It’s Client Reporting, Not Training

18 Jul It’s Client Reporting, Not Training

Last week the topic of #PPCchat (a weekly Twitter chat about pay-per-click marketing hosted by Matt Umbro) was client reporting. There were some pretty basic questions like “How often do you speak to clients to review reports?”, “Do you have a time limit as to how long an individual report should take?” and “How detailed are your PPC reports?” The answers were great and there was a lot of back and forth from a very smart and accomplished group of PPC managers. Then on the fifth question “When reviewing reports w/ clients discuss how you provide PPC education in order for them to understand what they are reviewing” I felt like my response really hit a nerve.

Keep it high level. You’re not training them, you’re reporting – Robert Brady

That was retweeted 11 times. Here’s why I think it resonated with this group of extremely smart and talented PPC managers.

You Hired An Expert, Now Trust Them

Just like professional sports athletes or concert musicians, professional PPC managers have put a lot of time and effort into honing their skills. Expertise in online marketing requires constant self-education and hands-on experience. Clients may only pay for the time spent on their actual accounts, but the results achieved from those efforts relies heavily on this investment of time and experience.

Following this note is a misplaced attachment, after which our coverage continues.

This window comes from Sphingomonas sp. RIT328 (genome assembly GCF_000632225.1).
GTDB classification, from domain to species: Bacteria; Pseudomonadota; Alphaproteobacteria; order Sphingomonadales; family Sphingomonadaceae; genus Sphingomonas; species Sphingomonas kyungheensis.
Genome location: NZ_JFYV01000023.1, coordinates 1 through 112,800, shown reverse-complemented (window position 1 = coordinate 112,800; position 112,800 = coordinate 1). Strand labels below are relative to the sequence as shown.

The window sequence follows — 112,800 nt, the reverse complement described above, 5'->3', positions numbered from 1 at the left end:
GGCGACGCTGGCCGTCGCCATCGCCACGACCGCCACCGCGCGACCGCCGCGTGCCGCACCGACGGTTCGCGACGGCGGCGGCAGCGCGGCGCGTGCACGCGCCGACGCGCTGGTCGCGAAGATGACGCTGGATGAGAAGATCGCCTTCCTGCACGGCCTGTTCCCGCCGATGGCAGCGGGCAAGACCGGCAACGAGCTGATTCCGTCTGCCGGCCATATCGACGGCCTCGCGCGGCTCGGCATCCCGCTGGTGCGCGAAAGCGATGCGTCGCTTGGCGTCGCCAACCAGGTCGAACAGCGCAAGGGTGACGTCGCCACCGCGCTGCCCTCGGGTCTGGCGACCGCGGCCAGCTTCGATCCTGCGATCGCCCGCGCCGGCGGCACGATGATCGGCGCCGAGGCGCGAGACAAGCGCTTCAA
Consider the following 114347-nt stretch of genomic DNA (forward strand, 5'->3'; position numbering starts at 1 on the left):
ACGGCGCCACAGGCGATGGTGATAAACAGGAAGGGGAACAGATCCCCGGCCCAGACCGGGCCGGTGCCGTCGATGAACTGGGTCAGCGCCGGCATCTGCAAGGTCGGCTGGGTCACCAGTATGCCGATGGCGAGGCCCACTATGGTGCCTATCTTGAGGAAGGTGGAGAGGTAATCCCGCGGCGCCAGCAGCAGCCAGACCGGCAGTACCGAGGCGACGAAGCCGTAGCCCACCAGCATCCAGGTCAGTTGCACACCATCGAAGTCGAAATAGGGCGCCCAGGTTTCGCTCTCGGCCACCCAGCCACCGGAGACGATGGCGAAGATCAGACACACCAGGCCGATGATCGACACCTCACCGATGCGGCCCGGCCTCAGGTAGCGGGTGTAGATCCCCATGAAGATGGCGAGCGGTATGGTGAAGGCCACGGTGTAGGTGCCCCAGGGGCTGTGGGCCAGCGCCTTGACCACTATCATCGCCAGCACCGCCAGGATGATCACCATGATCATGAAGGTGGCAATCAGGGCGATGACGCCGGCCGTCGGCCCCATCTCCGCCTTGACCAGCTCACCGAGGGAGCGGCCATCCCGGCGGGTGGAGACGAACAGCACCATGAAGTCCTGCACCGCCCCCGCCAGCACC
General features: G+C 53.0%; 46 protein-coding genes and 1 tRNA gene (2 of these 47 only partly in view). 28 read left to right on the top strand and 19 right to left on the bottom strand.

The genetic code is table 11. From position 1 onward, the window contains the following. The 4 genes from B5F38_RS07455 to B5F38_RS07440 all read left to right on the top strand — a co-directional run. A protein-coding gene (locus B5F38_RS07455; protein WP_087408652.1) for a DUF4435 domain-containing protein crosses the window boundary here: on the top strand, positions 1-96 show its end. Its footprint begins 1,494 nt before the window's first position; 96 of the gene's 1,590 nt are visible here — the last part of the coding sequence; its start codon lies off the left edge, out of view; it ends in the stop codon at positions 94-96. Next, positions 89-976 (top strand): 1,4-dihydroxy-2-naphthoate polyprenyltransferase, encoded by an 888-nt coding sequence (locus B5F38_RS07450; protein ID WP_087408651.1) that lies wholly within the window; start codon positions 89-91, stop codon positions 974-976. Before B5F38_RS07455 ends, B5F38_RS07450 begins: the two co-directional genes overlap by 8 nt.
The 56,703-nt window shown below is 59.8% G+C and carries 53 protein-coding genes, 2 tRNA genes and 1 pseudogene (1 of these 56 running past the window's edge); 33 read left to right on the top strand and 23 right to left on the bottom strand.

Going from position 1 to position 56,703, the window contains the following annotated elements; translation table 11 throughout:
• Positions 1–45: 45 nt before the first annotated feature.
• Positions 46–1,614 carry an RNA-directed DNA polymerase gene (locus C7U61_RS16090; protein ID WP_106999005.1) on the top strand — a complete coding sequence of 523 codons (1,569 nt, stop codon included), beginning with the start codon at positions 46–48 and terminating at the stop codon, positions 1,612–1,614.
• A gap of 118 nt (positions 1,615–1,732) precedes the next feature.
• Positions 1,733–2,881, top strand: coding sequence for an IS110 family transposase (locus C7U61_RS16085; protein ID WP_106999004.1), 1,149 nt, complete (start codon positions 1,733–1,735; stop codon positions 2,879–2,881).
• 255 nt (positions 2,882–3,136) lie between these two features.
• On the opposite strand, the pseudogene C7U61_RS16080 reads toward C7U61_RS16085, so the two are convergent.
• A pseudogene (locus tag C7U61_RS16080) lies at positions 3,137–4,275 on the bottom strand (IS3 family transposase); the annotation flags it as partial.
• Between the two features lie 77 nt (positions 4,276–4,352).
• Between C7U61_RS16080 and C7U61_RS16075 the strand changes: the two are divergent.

During the process of selecting a PPC manager, it is understandable that clients want references and examples of previous work. That’s part of performing your due diligence and we’ll gladly provide you the information. We also understand that reporting is a key element of client service and contracts should include a provision for how often client reporting will occur. And here is where PPC managers can get a little fired up.

Reporting = Time Not Spend Optimizing & Managing Your Account

Take a second to read that again. PPC managers are astute, data-driven business people. We know that unless we provide value in excess of our fees we’ll get cut/fired/dropped/whatever. We also know that we have to communicate that value effectively or we’ll suffer the same fate. Therefore, we will report our results.

What we don’t want to do is explain every little tactic we’re using to achieve those results. We don’t want to give you reports so frequently that you panic on a small downtrend and and expect the moon on a small uptrend (even when the overall average trend is upward). We don’t want to argue with you over 1 or 2 keywords. We don’t want you reading one blog post about Tactic X (which made the tactic sound like the best thing since King Midas got his touch) and calling us to ask if we’re utilizing it.

In short, we work hard on your account(s) and will give you regular reporting. Just remember that time spent reporting is time NOT spent on your account(s).

Photo courtesy of Sybren Stuvel

No Comments

Sorry, the comment form is closed at this time.